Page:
A division in Europe over economic fund
Czech Prime Minister Mirek Topolanek confers with President of the Central European Bank French Jean-Claude Trichet before an Economic summit of European leaders at the EU Council headquarters in Brussels.
TEXT OF INTERVIEW
KAI RYSSDAL: Let me pick up on Steve's point about Europe and note that at least one proposed bailout plan did not get off the drawing board this weekend. The Hungarian government has been floating the idea that some struggling Eastern European economies could really used a hand -- to the tune of hundreds of billions of dollars. Western Europe would have to pick up the tab. And at a summit this weekend they gave a resounding thumbs down.
Marketplace's Stephen Beard's been following along from London. Hello, Stephen.
STEPHEN BEARD: Hello, Kai.
RYSSDAL: The western members of the European Union said not just "No," but "Heck, no" to this plan. Why?
BEARD: In fact, it was the Germans who vetoed it. And, of course, Germany has the largest, most powerful economy in the E.U. So what they say goes. And the Germans have been pretty tight-fisted with their own bailouts. And also, the Germans argue that billions are already going into Eastern Europe. I mean, they point out that just this past Friday, a $31 billion package to the East was unveiled. Most of the former Communist countries in the east are members of the E.U. They've been getting billions of euros in aid, anyway. The Germans just don't think a major new fund is necessary.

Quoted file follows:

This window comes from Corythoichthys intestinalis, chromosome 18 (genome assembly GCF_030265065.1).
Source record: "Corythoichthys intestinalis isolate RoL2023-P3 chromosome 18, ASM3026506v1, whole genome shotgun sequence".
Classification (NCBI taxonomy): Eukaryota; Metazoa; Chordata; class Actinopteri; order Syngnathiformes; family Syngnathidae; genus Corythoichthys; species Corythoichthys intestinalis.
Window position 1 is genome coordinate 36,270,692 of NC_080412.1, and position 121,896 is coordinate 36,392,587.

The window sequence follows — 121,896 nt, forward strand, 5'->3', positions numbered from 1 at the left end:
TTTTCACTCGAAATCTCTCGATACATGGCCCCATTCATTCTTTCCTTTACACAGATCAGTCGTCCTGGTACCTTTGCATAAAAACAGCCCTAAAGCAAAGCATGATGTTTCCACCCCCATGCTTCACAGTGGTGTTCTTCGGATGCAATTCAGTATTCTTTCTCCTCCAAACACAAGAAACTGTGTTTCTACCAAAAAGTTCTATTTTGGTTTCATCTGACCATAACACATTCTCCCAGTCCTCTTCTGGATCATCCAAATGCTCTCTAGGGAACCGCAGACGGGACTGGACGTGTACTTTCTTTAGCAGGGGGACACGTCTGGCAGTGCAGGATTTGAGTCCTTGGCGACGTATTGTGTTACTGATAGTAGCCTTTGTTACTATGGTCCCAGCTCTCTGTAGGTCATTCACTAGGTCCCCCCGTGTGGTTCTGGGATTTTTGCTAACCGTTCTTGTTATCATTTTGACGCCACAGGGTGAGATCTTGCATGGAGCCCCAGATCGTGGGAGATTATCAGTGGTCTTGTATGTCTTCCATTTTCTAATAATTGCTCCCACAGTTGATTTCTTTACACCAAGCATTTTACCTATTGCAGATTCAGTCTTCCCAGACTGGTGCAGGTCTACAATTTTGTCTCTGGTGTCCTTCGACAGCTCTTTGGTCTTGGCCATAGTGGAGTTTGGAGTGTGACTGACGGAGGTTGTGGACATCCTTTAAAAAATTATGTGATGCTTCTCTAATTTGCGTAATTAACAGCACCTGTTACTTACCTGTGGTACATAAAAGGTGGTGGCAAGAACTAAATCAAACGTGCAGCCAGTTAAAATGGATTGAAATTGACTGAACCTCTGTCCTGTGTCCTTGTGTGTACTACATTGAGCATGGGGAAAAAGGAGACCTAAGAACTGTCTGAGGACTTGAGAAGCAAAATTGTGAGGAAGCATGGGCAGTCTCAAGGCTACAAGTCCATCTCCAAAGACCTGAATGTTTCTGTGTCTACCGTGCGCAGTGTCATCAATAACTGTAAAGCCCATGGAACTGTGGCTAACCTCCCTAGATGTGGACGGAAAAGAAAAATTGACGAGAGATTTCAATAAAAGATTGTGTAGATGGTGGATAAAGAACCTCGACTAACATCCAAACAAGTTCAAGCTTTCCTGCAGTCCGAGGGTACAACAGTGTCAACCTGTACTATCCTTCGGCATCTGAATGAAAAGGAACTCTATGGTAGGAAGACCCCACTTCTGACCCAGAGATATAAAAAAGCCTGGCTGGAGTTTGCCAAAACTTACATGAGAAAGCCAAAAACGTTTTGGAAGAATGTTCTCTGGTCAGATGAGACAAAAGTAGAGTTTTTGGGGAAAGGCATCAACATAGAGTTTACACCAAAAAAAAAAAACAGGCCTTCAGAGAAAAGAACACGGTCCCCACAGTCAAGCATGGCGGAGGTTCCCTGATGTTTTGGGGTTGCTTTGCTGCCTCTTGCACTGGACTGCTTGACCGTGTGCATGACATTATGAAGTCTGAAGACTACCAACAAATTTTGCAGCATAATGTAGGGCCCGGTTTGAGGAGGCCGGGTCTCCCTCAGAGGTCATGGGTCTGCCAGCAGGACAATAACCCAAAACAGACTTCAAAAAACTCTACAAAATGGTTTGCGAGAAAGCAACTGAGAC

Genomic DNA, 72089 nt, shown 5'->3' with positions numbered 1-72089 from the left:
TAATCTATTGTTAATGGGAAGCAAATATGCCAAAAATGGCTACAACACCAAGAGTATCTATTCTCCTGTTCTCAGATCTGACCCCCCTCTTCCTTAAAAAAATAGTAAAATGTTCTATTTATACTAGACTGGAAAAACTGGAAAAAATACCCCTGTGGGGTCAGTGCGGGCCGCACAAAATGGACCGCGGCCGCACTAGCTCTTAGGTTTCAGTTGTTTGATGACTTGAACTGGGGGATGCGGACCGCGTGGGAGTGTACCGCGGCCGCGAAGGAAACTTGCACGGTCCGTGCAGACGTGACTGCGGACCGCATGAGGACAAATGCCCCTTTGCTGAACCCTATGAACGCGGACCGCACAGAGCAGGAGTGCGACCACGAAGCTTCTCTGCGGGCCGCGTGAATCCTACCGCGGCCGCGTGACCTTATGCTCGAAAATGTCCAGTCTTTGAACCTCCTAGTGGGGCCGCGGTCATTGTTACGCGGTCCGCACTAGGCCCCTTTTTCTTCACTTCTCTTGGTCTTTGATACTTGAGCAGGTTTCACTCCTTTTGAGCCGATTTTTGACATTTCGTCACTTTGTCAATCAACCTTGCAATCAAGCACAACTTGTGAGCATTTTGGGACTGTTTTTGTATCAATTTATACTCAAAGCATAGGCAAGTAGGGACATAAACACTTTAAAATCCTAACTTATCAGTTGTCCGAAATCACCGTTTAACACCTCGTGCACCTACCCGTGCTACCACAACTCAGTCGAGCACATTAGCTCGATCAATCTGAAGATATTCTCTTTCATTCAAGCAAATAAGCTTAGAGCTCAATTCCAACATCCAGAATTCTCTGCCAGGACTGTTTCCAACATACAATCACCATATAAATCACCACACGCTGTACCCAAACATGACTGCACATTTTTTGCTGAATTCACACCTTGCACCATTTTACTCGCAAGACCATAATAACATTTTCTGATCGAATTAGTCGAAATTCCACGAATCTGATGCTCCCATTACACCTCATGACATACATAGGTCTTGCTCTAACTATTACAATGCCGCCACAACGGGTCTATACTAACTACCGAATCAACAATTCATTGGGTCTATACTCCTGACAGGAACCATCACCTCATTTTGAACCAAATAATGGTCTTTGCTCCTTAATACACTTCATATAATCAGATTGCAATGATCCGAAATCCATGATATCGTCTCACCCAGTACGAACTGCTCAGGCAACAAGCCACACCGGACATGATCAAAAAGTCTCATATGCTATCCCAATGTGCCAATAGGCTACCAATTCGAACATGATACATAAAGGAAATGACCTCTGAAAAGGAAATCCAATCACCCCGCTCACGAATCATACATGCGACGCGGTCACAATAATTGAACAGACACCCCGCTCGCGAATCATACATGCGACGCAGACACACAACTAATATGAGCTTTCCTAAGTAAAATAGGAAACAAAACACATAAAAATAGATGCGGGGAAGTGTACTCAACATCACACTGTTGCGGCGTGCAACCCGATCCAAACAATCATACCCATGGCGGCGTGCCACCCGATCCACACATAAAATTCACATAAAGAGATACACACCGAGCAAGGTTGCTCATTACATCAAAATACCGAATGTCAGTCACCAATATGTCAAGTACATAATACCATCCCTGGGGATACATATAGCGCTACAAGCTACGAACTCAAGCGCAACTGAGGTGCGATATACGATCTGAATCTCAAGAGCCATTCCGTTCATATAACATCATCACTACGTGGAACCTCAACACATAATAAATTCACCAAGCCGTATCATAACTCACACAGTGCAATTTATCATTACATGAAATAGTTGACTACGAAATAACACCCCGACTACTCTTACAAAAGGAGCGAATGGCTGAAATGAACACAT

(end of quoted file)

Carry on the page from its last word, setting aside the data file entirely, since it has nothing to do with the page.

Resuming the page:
RYSSDAL: These are not, though, I mean, Hungary, Romania, the Baltic States . . . they're not huge economies. Why do they need a quarter of a trillion dollars?
BEARD: Well, they are small economies. You're right. But they have racked up some pretty big debts. I mean, they've become utterly dependent on Western credit. Since the collapse of communism, these countries have been struggling to catch up with their wealthy Western neighbors. Something like a trillion dollars flowed into these Eastern economies during the boom. As soon as the credit crunch hit, however, that tap was turned off. Many of these economies are now facing major recessions. We could be talking about declines of 10 percent or more.
RYSSDAL: There's been talk about the political fallout from this economic crisis for some time. Are we seeing it now here. I mean, the division, possibly of Europe?
BEARD: The Hugarians are warning of something along those lines. I mean, they're talking in pretty apocalyptic terms, of mass unemployment in the East. And just to get the West Europeans really worried, mass migration of people from east to west. And, eventually, they say, yes, a new Iron Curtain -- imposed this time by the West and designed to keep the Easterners in the East, which would be pretty ironic.
RYSSDAL: OK, but wait a second. The one thing that sort of has held Europe together for however long it's been together is this concept of the internal market. You see it in the euro, you see it in trade policies and immigration policies. You can't really seriously be telling me that this economic crisis would tear all that apart?
BEARD: Politically and economically it seems most unlikely that these former Communist countries would pull out of the E.U. because their noses were out of joint over the failure of the West to bail them out. But this is just a further sign of strain, strains within the European Union. A further sign that as this economic crisis deepens, countries are focusing more and more on their sort of narrow national concerns. The E.U. was hoping that this summit in Brussels at the weekend was going to produce a kind of common approach, a unified approach, to the . . . global economic crisis that they would then be able to take along to the big summit, the G-20 Summit, in London next month. Well, all this talk about a new Iron Curtain . . . Not a good omen for any coordinated attempt to manage the crisis on a global scale.
RYSSDAL: Stephen Beard at the Marketplace European Desk in London. Thank you, Stephen.
BEARD: OK, Kai.